No Place For Dirty Politics In Fisheries
The Government’s response to new revelations that one of the country’s biggest fishing companies, Talley’s, and its managing director has donated tens of thousands of undisclosed dollars to the New Zealand First Foundation is unacceptable.
“The undeclared donations to New Zealand First by Talley’s is worrying. New Zealand First and its MPs has been influencing fisheries policies and decisions while being financed by Talley’s, clearly pinpointing a conflict of interest,” says OSOF spokesperson, Noel Jhinku.
While these ongoing undisclosed donations were being made, the Government implemented a series of policy changes related to fisheries, and these donations have likely influenced key government officials – and their input into fisheries related decisions.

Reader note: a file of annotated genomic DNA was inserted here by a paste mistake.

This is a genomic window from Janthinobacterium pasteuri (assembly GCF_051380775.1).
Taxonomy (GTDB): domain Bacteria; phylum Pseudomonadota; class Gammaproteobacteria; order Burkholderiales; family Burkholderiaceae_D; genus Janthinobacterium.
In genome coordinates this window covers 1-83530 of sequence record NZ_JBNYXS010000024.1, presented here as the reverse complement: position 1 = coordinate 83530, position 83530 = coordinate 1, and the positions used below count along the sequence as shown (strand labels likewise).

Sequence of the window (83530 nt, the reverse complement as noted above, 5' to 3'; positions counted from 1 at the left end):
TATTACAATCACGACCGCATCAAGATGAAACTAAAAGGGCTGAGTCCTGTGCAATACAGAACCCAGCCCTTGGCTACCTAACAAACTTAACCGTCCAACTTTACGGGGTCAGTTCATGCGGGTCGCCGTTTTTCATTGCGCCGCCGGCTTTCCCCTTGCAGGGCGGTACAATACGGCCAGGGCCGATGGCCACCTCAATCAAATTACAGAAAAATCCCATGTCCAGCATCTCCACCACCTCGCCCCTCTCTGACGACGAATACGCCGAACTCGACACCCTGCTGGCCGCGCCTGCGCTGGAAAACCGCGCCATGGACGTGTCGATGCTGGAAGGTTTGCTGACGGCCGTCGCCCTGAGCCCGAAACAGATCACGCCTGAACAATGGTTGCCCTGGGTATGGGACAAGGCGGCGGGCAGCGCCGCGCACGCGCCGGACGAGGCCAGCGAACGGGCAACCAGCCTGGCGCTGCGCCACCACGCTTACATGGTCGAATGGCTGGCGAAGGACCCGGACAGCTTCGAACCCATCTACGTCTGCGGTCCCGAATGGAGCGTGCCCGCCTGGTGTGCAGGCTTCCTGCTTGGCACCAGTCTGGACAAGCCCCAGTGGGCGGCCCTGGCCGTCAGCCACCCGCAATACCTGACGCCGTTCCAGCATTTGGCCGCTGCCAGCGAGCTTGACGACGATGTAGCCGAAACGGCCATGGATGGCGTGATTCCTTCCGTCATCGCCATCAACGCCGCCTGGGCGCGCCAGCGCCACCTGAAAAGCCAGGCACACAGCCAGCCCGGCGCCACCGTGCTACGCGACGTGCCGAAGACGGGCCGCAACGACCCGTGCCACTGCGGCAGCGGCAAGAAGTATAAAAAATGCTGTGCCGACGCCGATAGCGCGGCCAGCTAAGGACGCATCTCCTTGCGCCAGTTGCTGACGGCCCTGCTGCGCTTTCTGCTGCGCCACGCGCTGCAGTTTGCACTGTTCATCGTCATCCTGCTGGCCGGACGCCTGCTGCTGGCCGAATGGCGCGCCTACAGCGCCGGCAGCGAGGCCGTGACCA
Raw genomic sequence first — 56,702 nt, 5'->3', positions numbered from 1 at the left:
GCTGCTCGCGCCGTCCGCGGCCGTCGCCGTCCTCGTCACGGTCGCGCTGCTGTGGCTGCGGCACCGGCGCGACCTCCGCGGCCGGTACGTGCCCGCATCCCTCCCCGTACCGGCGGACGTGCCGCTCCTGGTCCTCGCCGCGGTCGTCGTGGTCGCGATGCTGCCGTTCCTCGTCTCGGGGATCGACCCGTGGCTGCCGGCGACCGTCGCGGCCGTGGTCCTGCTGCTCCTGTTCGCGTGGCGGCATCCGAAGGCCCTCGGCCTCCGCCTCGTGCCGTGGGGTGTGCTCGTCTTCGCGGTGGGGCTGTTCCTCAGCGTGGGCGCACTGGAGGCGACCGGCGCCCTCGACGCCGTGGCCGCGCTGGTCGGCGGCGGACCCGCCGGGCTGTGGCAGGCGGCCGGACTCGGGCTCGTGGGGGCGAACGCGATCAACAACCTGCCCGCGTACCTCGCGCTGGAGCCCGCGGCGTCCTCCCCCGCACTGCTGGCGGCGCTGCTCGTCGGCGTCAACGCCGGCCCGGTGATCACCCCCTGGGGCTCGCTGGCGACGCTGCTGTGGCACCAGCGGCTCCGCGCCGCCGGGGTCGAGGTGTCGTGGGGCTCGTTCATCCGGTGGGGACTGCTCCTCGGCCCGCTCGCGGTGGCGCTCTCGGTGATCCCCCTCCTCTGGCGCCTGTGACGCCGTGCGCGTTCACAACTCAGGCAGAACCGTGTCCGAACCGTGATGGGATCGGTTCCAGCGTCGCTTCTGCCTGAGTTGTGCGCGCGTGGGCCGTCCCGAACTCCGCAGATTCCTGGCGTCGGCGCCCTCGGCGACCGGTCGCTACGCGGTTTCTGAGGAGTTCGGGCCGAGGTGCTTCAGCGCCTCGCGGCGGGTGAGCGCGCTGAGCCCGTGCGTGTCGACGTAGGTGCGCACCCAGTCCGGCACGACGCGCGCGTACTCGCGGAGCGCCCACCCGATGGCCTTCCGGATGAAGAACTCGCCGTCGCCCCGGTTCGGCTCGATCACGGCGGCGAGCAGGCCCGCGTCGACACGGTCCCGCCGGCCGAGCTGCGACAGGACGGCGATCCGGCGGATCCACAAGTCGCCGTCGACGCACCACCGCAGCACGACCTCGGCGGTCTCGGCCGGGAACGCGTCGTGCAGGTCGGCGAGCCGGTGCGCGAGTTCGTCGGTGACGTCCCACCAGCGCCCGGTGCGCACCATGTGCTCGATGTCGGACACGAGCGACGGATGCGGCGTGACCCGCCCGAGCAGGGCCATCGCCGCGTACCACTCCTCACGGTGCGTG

This fetches from Government support of unlawful fishing practices to delaying important fisheries policy that would benefit the marine ecosystem.
“Recently, the Government tried to get a Talley’s fishing vessel taken off an international blacklist of illegal, unreported and unregulated fishing vessels despite serious evidence that it had illegally bottom trawled in a protected area of Tasman Sea. The Government also delayed its implementation of on-board cameras on fishing vessels (which Talley’s has lobbied against) even though there had been underreporting of catch and illegal fish dumping.
“So far, the Prime Minister and the Parliamentary Cabinet has distanced itself from these revelations when it should be stepping in and holding Talley’s and New Zealand First accountable for its actions.
“The Government needs to prioritise protecting our marine ecosystems and managing our fisheries sustainably rather than supporting and defending unsustainable and destructive fishing methods that are at the detriment of our marine ecosystems and contributing to the extinction of our marine life.
“It’s clear that serious donation reform and review is needed to ensure the integrity of our political system remains and is not influenced by dirty politics,” Jhinku says.